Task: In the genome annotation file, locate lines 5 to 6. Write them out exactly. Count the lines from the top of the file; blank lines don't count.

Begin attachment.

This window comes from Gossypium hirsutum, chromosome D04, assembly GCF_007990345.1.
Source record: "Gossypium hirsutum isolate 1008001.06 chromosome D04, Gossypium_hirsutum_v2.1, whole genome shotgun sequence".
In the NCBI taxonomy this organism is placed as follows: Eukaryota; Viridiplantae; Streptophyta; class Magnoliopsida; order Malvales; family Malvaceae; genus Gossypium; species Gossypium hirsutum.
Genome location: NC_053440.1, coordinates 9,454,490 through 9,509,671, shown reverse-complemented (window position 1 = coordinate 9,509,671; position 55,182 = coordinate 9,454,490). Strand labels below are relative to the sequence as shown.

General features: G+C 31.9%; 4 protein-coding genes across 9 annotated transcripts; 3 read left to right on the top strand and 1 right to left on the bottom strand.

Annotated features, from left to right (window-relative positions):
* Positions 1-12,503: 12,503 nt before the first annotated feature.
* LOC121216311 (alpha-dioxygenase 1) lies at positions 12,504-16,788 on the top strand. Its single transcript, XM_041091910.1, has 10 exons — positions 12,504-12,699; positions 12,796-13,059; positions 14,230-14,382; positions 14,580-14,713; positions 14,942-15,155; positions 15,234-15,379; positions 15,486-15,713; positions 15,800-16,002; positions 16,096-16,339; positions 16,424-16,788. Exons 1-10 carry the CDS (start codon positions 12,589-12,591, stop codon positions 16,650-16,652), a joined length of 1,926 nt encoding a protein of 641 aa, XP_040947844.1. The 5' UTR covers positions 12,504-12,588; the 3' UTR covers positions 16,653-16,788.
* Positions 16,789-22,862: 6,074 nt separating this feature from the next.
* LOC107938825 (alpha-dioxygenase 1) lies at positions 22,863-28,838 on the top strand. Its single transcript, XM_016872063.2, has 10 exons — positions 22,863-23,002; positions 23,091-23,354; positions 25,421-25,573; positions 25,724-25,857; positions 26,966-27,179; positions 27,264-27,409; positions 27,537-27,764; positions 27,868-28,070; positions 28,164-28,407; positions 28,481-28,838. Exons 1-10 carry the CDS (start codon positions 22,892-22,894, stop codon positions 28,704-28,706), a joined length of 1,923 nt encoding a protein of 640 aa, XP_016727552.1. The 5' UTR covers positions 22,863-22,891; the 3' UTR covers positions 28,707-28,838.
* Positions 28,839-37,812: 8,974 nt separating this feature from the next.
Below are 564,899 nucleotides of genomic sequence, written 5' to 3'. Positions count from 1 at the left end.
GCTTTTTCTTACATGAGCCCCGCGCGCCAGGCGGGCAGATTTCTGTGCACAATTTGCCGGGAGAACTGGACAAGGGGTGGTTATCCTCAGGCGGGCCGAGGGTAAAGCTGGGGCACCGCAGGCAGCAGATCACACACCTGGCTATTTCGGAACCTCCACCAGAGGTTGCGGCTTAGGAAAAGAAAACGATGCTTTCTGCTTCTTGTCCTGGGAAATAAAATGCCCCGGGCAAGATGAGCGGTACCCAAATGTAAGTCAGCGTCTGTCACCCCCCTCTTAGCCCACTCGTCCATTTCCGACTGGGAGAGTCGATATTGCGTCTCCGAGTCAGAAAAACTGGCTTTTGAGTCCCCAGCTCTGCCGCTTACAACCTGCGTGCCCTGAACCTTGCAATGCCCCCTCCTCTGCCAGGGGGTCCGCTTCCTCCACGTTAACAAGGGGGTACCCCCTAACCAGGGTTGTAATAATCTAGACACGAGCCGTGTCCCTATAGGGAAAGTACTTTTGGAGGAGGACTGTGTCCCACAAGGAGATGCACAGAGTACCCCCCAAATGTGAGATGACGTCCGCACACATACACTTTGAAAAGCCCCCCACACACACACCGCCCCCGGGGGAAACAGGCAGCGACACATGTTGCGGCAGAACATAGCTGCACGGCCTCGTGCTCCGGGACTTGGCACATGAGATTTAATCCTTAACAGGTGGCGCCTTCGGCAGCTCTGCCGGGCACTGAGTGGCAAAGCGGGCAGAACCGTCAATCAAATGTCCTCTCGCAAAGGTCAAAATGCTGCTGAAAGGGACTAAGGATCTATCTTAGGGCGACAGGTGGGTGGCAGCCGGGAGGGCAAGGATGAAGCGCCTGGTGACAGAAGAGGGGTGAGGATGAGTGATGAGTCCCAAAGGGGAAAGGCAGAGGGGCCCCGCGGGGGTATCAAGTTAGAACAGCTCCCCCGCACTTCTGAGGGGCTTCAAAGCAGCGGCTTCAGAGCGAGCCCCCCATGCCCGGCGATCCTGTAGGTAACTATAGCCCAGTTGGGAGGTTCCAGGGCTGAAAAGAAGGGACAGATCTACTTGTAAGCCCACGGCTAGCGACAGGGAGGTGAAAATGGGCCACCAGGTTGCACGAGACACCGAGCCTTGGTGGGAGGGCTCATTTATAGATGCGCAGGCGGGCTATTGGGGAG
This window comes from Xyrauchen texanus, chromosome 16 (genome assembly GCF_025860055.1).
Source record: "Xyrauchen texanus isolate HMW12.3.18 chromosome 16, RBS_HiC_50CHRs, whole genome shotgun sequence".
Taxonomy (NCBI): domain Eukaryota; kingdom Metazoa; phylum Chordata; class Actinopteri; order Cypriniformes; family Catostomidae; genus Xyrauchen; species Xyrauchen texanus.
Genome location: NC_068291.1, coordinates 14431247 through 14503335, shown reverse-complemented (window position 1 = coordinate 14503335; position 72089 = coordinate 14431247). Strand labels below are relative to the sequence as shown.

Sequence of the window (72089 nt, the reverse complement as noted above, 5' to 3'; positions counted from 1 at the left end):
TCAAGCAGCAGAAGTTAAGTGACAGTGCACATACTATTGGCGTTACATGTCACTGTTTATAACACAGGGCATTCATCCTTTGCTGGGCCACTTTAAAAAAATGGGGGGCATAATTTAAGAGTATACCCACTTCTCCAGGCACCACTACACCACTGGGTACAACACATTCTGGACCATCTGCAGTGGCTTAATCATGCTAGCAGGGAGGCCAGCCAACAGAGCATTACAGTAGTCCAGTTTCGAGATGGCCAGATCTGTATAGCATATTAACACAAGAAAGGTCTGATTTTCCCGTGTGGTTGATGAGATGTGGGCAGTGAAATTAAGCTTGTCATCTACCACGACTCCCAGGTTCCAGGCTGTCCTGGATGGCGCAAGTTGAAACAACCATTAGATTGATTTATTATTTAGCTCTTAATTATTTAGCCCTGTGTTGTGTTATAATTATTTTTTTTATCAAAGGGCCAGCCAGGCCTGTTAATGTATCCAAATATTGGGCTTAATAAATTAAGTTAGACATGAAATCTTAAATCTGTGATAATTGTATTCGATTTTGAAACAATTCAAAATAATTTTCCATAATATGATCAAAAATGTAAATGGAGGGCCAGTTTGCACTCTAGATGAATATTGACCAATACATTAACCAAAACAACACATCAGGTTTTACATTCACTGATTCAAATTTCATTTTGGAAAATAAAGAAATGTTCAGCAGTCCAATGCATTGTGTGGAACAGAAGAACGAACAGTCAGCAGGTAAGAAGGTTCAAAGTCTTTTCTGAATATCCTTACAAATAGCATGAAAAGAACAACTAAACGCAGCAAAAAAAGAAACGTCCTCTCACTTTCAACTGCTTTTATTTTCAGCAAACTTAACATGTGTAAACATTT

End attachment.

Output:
General features: G+C 31.9%; 4 protein-coding genes across 9 annotated transcripts; 3 read left to right on the top strand and 1 right to left on the bottom strand.

Annotated features, from left to right (window-relative positions):